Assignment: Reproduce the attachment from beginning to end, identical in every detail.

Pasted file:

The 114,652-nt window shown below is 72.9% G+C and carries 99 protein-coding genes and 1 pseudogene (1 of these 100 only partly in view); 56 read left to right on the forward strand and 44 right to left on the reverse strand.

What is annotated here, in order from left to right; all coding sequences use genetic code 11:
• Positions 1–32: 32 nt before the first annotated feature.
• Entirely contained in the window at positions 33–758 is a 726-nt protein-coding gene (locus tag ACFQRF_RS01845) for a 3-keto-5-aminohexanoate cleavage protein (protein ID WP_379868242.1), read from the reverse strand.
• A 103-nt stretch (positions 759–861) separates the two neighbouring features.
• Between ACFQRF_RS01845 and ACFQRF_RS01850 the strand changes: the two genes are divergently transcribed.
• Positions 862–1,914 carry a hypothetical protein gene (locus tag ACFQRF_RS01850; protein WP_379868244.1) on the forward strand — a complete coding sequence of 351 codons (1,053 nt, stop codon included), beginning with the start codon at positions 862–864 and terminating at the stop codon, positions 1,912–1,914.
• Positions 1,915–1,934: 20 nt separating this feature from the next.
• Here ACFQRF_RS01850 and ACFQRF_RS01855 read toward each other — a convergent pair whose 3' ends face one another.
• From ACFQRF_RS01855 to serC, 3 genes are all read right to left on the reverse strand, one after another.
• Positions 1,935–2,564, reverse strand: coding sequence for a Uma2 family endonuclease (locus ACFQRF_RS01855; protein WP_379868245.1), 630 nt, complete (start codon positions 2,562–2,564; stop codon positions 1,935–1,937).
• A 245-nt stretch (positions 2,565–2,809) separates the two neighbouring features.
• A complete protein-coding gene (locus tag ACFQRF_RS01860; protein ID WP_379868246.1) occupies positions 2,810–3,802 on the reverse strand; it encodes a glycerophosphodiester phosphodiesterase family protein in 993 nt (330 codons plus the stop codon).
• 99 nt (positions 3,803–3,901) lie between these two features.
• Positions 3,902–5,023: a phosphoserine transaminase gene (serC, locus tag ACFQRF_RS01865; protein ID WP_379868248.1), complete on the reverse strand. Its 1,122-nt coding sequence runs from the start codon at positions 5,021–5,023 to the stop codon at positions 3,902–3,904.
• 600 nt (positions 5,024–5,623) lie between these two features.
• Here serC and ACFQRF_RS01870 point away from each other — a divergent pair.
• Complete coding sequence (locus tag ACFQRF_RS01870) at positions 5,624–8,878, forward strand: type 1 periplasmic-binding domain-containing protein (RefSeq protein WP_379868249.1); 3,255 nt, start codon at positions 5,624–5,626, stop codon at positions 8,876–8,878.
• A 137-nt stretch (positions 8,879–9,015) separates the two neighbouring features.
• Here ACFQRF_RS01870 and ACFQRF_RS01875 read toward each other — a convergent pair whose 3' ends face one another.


The 114,652-nt window shown below is 72.9% G+C and carries 99 protein-coding genes and 1 pseudogene (1 of these 100 only partly in view); 56 read left to right on the forward strand and 44 right to left on the reverse strand.

What is annotated here, in order from left to right; all coding sequences use genetic code 11:
• Positions 1–32: 32 nt before the first annotated feature.
• Entirely contained in the window at positions 33–758 is a 726-nt protein-coding gene (locus tag ACFQRF_RS01845) for a 3-keto-5-aminohexanoate cleavage protein (protein ID WP_379868242.1), read from the reverse strand.
• A 103-nt stretch (positions 759–861) separates the two neighbouring features.
• Between ACFQRF_RS01845 and ACFQRF_RS01850 the strand changes: the two genes are divergently transcribed.
• Positions 862–1,914 carry a hypothetical protein gene (locus tag ACFQRF_RS01850; protein WP_379868244.1) on the forward strand — a complete coding sequence of 351 codons (1,053 nt, stop codon included), beginning with the start codon at positions 862–864 and terminating at the stop codon, positions 1,912–1,914.
• Positions 1,915–1,934: 20 nt separating this feature from the next.
• Here ACFQRF_RS01850 and ACFQRF_RS01855 read toward each other — a convergent pair whose 3' ends face one another.
• From ACFQRF_RS01855 to serC, 3 genes are all read right to left on the reverse strand, one after another.
• Positions 1,935–2,564, reverse strand: coding sequence for a Uma2 family endonuclease (locus ACFQRF_RS01855; protein WP_379868245.1), 630 nt, complete (start codon positions 2,562–2,564; stop codon positions 1,935–1,937).
• A 245-nt stretch (positions 2,565–2,809) separates the two neighbouring features.
• A complete protein-coding gene (locus tag ACFQRF_RS01860; protein ID WP_379868246.1) occupies positions 2,810–3,802 on the reverse strand; it encodes a glycerophosphodiester phosphodiesterase family protein in 993 nt (330 codons plus the stop codon).
• 99 nt (positions 3,803–3,901) lie between these two features.
• Positions 3,902–5,023: a phosphoserine transaminase gene (serC, locus tag ACFQRF_RS01865; protein ID WP_379868248.1), complete on the reverse strand. Its 1,122-nt coding sequence runs from the start codon at positions 5,021–5,023 to the stop codon at positions 3,902–3,904.
• 600 nt (positions 5,024–5,623) lie between these two features.
• Here serC and ACFQRF_RS01870 point away from each other — a divergent pair.
• Complete coding sequence (locus tag ACFQRF_RS01870) at positions 5,624–8,878, forward strand: type 1 periplasmic-binding domain-containing protein (RefSeq protein WP_379868249.1); 3,255 nt, start codon at positions 5,624–5,626, stop codon at positions 8,876–8,878.
• A 137-nt stretch (positions 8,879–9,015) separates the two neighbouring features.
• Here ACFQRF_RS01870 and ACFQRF_RS01875 read toward each other — a convergent pair whose 3' ends face one another.